comes center stage to sing his "powerful" song about being misunderstood I was bored. I
found the song to be very anti-climatic.

All of these things aside said there were some things I did enjoy about the show.
"Footloose" the opening number with its neon scenery and quick light changes gave the
audience a high energy beginning to the musical.

The last scene of Act I took place in the gymnasium. The scenery and costumes were all red
and white. The up-tempo music and the gymnastics gave the audience a very "up" feeling at
the very end of a disappointing first act.

The most exciting point in the second act was when the kids snuck out to go dancing.

Continues for 1 more page >>

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Both the original film Footloose (1984) directed by Herbert Ross and Craig Brewer’s remake (2011) form quite curious unity that is worth more profound examination and assessment. These two versions of one story line shows, however, how the artistic works can vary one from another. The choice of this pair of films by the author is based, on one hand, on the aesthetic attractiveness connected with the music genre and, on the other hand, on the important social and historical background of the films. Thus, this is the explanation of the author’s choice of this pair of films.

Meantime, music genre and social matters discussed in the films influence the spectator’s perception. First, such genre is supposed to be oriented on the mass culture and, accordingly, mass audience. Otherwise, social problems are the essential part of the necessary civic consciousness. Overall, Footloose and its remake are the powerful objects to make the large part of the spectators think over the social matters described in the films.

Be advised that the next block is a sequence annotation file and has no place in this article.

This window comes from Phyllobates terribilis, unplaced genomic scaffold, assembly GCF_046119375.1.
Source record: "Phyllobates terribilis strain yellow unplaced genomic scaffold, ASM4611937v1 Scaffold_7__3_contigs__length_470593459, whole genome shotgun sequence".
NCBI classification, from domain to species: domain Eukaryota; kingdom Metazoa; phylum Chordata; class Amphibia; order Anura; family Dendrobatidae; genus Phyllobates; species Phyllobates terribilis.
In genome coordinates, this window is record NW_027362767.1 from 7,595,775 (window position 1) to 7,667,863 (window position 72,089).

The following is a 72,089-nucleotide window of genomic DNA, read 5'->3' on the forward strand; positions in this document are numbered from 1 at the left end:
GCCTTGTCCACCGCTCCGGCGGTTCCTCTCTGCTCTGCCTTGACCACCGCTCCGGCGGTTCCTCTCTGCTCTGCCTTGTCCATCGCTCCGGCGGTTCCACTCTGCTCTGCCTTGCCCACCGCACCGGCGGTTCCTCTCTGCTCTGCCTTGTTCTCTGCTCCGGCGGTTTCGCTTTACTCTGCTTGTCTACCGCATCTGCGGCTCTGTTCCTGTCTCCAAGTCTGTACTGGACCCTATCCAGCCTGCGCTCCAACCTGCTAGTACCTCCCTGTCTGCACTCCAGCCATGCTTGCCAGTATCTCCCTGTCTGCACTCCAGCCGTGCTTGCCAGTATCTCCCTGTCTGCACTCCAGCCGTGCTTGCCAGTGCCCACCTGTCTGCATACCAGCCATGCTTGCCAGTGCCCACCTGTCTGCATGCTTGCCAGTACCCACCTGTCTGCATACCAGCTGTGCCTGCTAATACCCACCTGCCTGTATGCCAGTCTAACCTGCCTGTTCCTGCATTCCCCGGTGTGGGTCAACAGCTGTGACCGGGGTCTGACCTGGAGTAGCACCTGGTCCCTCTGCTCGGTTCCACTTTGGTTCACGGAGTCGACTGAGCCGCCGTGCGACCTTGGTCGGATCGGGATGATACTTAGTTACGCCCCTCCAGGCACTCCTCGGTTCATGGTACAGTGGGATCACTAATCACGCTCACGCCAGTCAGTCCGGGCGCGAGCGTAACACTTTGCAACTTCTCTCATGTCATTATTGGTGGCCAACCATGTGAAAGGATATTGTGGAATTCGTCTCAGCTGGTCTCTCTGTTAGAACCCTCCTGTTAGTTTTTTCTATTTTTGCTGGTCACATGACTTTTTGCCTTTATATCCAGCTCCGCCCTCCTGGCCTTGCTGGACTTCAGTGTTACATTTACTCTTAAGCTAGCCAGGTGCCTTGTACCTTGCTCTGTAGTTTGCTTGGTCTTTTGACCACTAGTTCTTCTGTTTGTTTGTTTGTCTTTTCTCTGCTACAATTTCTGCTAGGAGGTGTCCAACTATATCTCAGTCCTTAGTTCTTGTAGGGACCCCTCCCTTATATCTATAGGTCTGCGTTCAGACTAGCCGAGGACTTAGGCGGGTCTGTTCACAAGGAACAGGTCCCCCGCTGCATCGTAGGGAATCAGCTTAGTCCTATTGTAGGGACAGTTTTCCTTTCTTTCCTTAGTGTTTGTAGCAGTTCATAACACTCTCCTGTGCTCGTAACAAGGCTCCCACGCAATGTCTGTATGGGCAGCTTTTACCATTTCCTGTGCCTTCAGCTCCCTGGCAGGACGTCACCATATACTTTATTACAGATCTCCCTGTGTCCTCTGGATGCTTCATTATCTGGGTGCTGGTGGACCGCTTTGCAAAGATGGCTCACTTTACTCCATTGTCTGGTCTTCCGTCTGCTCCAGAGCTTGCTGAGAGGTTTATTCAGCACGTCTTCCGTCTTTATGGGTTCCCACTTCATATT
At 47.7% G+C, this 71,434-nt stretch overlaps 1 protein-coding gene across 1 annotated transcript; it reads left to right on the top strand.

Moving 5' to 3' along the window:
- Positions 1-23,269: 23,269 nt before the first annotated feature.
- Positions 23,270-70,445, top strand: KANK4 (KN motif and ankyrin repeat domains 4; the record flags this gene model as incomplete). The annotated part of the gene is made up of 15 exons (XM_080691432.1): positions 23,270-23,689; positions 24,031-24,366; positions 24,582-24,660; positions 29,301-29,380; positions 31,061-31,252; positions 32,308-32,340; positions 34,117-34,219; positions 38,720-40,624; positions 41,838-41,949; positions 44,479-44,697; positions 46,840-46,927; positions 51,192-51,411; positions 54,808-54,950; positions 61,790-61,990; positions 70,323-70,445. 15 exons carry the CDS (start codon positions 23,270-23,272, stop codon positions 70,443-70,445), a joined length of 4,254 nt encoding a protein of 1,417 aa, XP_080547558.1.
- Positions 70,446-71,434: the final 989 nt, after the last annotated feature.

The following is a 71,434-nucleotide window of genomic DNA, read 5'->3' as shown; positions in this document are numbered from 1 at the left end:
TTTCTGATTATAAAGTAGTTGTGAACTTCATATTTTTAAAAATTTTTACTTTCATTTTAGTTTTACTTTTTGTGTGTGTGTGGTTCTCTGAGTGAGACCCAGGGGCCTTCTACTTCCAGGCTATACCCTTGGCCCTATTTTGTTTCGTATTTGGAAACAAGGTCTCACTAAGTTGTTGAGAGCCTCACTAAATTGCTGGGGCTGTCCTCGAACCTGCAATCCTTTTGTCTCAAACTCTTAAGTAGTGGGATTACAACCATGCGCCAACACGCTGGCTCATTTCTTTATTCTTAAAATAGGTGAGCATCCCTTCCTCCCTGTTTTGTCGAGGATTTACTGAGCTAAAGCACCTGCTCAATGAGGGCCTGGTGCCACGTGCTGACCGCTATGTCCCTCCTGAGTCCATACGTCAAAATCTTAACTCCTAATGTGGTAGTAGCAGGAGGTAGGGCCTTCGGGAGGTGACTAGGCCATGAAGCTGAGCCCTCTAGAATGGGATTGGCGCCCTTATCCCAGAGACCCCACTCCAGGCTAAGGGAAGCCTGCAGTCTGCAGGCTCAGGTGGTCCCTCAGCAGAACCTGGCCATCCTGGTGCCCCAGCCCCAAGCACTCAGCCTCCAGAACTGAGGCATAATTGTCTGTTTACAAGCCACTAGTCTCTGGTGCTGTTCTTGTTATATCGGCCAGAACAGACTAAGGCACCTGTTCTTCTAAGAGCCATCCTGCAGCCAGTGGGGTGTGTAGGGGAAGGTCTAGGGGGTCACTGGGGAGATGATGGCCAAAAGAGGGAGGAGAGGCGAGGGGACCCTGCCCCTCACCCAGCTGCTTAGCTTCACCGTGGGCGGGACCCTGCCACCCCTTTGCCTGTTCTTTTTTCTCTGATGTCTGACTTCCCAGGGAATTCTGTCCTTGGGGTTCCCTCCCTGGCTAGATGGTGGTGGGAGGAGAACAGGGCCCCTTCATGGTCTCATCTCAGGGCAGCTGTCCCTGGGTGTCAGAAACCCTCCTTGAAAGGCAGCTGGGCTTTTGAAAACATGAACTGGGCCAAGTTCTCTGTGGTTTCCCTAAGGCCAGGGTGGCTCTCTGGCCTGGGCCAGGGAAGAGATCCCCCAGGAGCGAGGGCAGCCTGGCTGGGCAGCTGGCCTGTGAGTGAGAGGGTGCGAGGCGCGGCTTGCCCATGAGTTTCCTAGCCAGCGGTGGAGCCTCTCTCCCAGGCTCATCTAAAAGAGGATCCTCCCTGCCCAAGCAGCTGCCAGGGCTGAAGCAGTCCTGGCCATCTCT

This paper consists of three main parts. The first one includes the short review of the main differences between two versions of the film. The second part contains the aesthetic characteristics of both pictures. Finally, the third section of the paper elucidates the social matters discussed in the films. In sum, the critical reading of Footloose and its remake considers to show and explain the main points that the author intend to pay attention on.

Main differences of the film and its remake

Comparing the original film and its modern counterpart, the spectator can easily distinguish the main differences between them. They concern to the cinematographic narrative means to strengthen or lessen some points of the story. There are many such distinct features but the author take into consideration only some of them that seem to be the most essential and significant.